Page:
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An Expert Baccarat Strategy

Baccarat has long been a popular game amongst high rollers and recently it has exploded in popularity amongst players of all types. The game is fast paced, easy to learn, and offers the chance of significant winnings. In this guide, we will take you through some advanced strategies to help you elevate your game to the next level.

Baccarat Basics

Baccarat Basics

If you are reading this then you are probably already familiar with the rules of Baccarat, but it doesn’t hurt to do a quick recap.

The version of Baccarat most often played online is Punto Banco. The game is usually played with six or eight decks of cards. Cards are dealt to two positions, the Player and Banker, and players simply bet on which position will have a value closer to 9 after the cards have been dealt.

Therefore, there are just three possible bets, Banker, Player or Tie. Players place their bets at the start of a round and the rest is left to the dealer. Each position receives two cards, and in some situations a third. The number cards 2 through 10 are worth their face values, the pictures cards are worth 10 and Aces are worth 1. The value of both cards is totalled and if the total is greater than 10, then 10 is subtracted. For instance, a hand of 17 is worth 7.

After all the cards have been dealt, the position with a value closer to 9 wins and bets are paid out.

Baccarat Betting Strategy

Baccarat Betting Strategy

When constructing a betting strategy the aim is always to reduce the house edge as much as possible. With Baccarat, this is incredibly simple to do and remember. All players have to do is always bet on the Banker position.

The theoretical house edge for the Banker position is 1.06%. The house edge on the Player position is slightly higher at 1.24% and the house edge for a Tie is far higher at 14.36%. Therefore, the Banker is the best bet to place.

There are further reasons for always betting on the Banker. In a game of Baccarat played with eight decks of cards, the Player position will win 44.63% of hands, lose 45.87% of hands, and tie 9.51% of hands. The Banker will win 45.87% of hands, lose 44.65% of hands and tie 9.51% of hands. If ties are ignored, it means that the Banker position wins 50.68% of the time and loses 49.32% of the time (and the reverse is true of the Player position).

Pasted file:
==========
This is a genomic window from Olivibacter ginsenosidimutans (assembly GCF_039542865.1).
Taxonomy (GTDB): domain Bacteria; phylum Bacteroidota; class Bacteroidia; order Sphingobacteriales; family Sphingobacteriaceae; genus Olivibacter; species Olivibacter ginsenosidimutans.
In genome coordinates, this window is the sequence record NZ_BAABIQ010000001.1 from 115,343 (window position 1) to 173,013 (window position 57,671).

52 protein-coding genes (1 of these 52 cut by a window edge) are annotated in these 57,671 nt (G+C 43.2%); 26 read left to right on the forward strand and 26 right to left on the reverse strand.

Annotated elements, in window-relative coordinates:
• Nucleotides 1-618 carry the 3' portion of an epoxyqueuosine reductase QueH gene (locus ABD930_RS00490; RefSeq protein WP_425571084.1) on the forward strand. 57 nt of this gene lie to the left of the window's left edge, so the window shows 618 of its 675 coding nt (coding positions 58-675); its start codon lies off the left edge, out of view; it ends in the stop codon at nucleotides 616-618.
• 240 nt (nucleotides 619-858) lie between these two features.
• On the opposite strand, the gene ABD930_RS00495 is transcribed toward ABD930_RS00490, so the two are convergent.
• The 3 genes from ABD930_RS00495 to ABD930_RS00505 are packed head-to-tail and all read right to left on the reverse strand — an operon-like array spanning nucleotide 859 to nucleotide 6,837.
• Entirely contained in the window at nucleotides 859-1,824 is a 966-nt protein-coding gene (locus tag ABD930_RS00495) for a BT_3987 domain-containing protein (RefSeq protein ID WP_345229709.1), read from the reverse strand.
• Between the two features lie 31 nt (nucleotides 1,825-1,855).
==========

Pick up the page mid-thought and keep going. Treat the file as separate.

As a result, the Banker position is slightly more likely to win than lose, which is precisely why in most games of Baccarat there is a 5% commission on winning Banker bets. However, even with the commission, the Banker hand still has a 1.17% advantage, meaning that it is always the best position to bet on.

Using Baccarat Betting Systems

Baccarat Betting Systems

As should now be clear, Baccarat strategy is very simple. However, you can still improve upon your results with betting systems. These will help you manage your bankroll and reduce your loses over time (although nothing can ever guarantee a win).

There are three main types of betting systems. The simplest is flat betting, which is where you bet the same amount on every hand. There are also positive progression and negative progression systems. Positive progression systems require you to increase your bet after a win and decrease it after a loss while the reverse is true of a negative progression system.

There are many different betting systems around, so here is a look at a few that can be used when playing Baccarat.

The Martingale System

The Martingale System

This is probably the most famous betting system around. It is a negative progression system that can be used with many card and table games. The system simply calls for you to bet the same amount after a win, double your bet after a loss and then return to your original bet after a win.

For example, if you bet €5 and win, then you bet €5 on the next hand. However, had you lost then you would bet €10 on the next hand and if you lost again then you would bet €20 on the next, and so on, until you win at which point your bet returns to €5. The idea is that when you do eventually win, you will recoup all of your losses to that point.